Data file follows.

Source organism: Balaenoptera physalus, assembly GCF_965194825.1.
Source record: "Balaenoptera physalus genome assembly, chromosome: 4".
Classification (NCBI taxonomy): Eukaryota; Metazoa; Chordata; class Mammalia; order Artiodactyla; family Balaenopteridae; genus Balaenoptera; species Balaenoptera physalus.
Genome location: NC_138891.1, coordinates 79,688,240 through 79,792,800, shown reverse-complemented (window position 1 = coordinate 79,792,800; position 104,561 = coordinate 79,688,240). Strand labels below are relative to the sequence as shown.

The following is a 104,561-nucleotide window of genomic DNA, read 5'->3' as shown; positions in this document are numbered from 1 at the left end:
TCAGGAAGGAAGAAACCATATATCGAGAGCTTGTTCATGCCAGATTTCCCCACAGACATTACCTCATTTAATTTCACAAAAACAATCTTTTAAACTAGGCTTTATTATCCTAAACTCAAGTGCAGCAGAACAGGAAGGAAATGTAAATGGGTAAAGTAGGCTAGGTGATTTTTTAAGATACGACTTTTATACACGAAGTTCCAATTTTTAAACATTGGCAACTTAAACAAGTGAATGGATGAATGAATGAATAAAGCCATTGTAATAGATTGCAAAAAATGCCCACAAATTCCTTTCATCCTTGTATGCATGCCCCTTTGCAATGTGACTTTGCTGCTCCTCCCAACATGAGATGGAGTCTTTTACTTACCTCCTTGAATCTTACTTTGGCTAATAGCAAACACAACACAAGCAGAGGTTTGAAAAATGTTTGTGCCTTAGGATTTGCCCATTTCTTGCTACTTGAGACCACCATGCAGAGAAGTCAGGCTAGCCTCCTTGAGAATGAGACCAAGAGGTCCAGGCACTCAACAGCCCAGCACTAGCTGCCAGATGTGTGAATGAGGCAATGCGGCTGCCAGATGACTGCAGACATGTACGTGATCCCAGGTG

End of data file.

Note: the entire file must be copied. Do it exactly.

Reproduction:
Source organism: Balaenoptera physalus, assembly GCF_965194825.1.
Source record: "Balaenoptera physalus genome assembly, chromosome: 4".
Classification (NCBI taxonomy): Eukaryota; Metazoa; Chordata; class Mammalia; order Artiodactyla; family Balaenopteridae; genus Balaenoptera; species Balaenoptera physalus.
Genome location: NC_138891.1, coordinates 79,688,240 through 79,792,800, shown reverse-complemented (window position 1 = coordinate 79,792,800; position 104,561 = coordinate 79,688,240). Strand labels below are relative to the sequence as shown.

The following is a 104,561-nucleotide window of genomic DNA, read 5'->3' as shown; positions in this document are numbered from 1 at the left end:
TCAGGAAGGAAGAAACCATATATCGAGAGCTTGTTCATGCCAGATTTCCCCACAGACATTACCTCATTTAATTTCACAAAAACAATCTTTTAAACTAGGCTTTATTATCCTAAACTCAAGTGCAGCAGAACAGGAAGGAAATGTAAATGGGTAAAGTAGGCTAGGTGATTTTTTAAGATACGACTTTTATACACGAAGTTCCAATTTTTAAACATTGGCAACTTAAACAAGTGAATGGATGAATGAATGAATAAAGCCATTGTAATAGATTGCAAAAAATGCCCACAAATTCCTTTCATCCTTGTATGCATGCCCCTTTGCAATGTGACTTTGCTGCTCCTCCCAACATGAGATGGAGTCTTTTACTTACCTCCTTGAATCTTACTTTGGCTAATAGCAAACACAACACAAGCAGAGGTTTGAAAAATGTTTGTGCCTTAGGATTTGCCCATTTCTTGCTACTTGAGACCACCATGCAGAGAAGTCAGGCTAGCCTCCTTGAGAATGAGACCAAGAGGTCCAGGCACTCAACAGCCCAGCACTAGCTGCCAGATGTGTGAATGAGGCAATGCGGCTGCCAGATGACTGCAGACATGTACGTGATCCCAGGTG